For many students across the nation, weekday mornings are often filled with a longing for just a few more minutes in bed and a dread for the day’s activities. We often chalk this up to just another part of teenage angst, but it may be caused by a growing epidemic of chronic sleep deprivation in teenagers. Sleep deprivation is common across many nations, but it is especially acute among people between the ages of 13-18 years old. However, the causes of this go deeper than many people think.
Firstly, numerous studies have shown that teenagers experience a two hour shift in their natural sleep cycle (known as the circadian rhythm) from sleepiness occurring at about 8-9PM before puberty and 10-11PM after. Following this shift is extremely crucial to prevent insomnia, but for many students, heavy school workloads prevent them from going to sleep when they need to.
Secondly, phones, computers, and other electronics keep many teenagers up at night. However, it is a common misconception that this is solely because the devices are hard to put down or make teens ‘excited’; rather, the light given off by electronics has been shown to keep people awake. Most screens emit a blue light that prevents our brain from understanding when we should sleep, making us feel tired much later than intended.
This problem is just as concerning at Corvallis High School as it is across the nation. Two-thirds of students interviewed here at CHS felt that they do not get enough sleep at night. It is common to see our peers mill around mindlessly in the morning, dark circles prominent under their eyes. We are no strangers to exhaustion, and unless we do something, it will forever stay that way.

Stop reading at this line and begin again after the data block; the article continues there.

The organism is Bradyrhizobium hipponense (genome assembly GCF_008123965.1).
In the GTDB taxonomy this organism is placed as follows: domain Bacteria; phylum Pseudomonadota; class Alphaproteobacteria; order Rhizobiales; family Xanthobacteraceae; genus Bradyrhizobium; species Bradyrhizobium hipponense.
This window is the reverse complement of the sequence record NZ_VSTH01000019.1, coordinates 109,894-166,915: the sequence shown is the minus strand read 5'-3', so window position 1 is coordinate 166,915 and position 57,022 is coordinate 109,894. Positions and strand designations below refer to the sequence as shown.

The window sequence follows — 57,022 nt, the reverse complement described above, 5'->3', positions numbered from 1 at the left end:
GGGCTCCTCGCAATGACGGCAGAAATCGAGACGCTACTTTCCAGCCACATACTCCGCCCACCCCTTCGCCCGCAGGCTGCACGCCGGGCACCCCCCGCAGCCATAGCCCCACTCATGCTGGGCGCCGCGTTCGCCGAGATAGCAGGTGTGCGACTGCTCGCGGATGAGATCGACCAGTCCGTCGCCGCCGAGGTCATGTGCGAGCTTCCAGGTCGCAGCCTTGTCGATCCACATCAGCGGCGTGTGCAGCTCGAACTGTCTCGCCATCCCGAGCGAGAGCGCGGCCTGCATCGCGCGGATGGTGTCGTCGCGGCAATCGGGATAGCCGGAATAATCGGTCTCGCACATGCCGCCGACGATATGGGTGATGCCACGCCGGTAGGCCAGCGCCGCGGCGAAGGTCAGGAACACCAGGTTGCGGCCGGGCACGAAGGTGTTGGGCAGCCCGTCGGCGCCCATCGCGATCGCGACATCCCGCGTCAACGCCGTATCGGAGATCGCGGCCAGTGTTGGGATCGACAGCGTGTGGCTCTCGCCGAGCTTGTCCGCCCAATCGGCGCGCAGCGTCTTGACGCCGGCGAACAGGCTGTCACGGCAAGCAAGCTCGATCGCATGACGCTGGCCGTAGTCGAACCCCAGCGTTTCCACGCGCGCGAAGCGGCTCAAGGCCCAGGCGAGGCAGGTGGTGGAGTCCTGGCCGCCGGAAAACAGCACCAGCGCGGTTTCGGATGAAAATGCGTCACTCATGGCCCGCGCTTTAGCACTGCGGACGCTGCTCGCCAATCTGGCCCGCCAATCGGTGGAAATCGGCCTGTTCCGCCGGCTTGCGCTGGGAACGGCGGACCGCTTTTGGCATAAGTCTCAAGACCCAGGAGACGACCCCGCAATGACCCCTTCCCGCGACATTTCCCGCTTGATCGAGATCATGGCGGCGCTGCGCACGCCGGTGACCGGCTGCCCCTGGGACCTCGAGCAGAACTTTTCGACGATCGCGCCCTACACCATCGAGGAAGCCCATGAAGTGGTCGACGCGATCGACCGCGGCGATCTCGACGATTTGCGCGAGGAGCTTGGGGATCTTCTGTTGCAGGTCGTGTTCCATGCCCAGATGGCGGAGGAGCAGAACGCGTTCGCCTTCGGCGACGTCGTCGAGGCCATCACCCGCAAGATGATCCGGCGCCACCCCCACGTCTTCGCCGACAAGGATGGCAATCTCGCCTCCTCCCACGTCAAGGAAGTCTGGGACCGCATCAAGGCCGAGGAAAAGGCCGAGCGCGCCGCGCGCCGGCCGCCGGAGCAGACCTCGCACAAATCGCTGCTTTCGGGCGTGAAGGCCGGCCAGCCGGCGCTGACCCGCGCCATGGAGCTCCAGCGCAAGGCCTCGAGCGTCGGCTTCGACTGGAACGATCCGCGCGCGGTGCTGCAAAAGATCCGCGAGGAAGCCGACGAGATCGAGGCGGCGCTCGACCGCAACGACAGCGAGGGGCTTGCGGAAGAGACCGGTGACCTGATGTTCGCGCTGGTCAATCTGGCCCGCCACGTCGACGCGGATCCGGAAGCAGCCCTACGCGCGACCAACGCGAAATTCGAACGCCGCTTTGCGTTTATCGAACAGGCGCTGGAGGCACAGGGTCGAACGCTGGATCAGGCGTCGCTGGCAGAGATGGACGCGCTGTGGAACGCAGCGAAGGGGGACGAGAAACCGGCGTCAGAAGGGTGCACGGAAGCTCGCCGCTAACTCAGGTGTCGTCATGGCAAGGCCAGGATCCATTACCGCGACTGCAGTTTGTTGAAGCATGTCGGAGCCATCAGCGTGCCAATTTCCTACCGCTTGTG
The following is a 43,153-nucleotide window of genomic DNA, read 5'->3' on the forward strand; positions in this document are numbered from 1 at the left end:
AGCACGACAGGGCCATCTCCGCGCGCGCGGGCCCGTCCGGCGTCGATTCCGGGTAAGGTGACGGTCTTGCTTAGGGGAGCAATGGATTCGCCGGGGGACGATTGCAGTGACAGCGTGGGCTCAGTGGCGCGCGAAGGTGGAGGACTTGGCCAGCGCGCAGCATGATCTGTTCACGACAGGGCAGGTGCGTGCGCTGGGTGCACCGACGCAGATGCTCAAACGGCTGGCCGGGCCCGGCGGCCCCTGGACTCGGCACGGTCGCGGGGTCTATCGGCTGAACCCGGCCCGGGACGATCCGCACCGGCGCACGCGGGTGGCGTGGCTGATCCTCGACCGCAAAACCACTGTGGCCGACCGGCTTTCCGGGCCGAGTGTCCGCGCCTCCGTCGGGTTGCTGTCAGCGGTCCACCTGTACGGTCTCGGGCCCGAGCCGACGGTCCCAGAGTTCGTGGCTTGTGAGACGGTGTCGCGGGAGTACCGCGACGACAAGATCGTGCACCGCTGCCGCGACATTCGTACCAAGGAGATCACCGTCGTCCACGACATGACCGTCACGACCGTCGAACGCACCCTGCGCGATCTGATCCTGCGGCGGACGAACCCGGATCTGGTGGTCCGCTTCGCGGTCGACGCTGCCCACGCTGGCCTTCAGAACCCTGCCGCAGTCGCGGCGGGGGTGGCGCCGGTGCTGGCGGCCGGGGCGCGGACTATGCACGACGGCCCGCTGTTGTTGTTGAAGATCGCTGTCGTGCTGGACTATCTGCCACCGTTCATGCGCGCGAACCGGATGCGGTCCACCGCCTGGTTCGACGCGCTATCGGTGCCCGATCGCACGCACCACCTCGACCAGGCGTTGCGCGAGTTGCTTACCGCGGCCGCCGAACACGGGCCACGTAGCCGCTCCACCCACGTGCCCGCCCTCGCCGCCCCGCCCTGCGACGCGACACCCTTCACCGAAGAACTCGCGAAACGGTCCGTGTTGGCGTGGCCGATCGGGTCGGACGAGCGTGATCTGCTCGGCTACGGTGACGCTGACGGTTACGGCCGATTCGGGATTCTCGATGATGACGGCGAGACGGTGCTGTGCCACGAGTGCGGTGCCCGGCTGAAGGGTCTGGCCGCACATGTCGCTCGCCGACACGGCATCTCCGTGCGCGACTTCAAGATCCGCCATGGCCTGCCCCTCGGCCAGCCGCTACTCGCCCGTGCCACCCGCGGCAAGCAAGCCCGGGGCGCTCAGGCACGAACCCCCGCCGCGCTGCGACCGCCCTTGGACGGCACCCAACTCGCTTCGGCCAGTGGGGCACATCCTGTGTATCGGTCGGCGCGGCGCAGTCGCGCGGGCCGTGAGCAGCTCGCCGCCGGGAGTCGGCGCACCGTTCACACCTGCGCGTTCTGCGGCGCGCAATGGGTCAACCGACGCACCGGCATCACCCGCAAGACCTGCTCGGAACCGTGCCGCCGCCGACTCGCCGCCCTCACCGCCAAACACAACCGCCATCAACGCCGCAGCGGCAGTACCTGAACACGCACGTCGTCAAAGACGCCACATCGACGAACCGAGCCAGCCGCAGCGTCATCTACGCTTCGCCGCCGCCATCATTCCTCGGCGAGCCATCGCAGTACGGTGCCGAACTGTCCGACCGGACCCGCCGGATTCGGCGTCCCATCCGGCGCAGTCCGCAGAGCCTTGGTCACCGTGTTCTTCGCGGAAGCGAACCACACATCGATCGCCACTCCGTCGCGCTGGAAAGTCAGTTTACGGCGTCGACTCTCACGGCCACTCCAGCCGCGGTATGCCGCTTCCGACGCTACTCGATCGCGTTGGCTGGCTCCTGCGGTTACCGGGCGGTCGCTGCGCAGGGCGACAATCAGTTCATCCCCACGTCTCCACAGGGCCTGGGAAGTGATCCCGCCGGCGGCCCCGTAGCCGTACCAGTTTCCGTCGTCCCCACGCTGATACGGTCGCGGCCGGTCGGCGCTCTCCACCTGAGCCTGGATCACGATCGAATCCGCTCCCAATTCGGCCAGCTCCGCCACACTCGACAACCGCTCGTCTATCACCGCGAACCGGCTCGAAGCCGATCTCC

What can we do to counter this concerning problem? The American Academy of Pediatrics recommends that schools start at a minimum of 8:30 AM, but five out of six schools do not meet this. Unfortunately, CHS falls under that category as well. However, some school districts around the country have begun to experiment with different start times to give students more sleep. One of these is the local Lake Oswego District, pushing their start times by almost an hour. By doing so, they are better accounting for the shift in sleep patterns mentioned before, allowing for students to get the sleep that they need.
This solution is just one of many proposed to fix the issue, and it most likely will not solve the problem by itself. However, it is definitely a step in the right direction. By experimenting with different ideas, we will slowly work our way towards diminishing sleep deprivation until the phrase ‘just five more minutes’ is all but gone.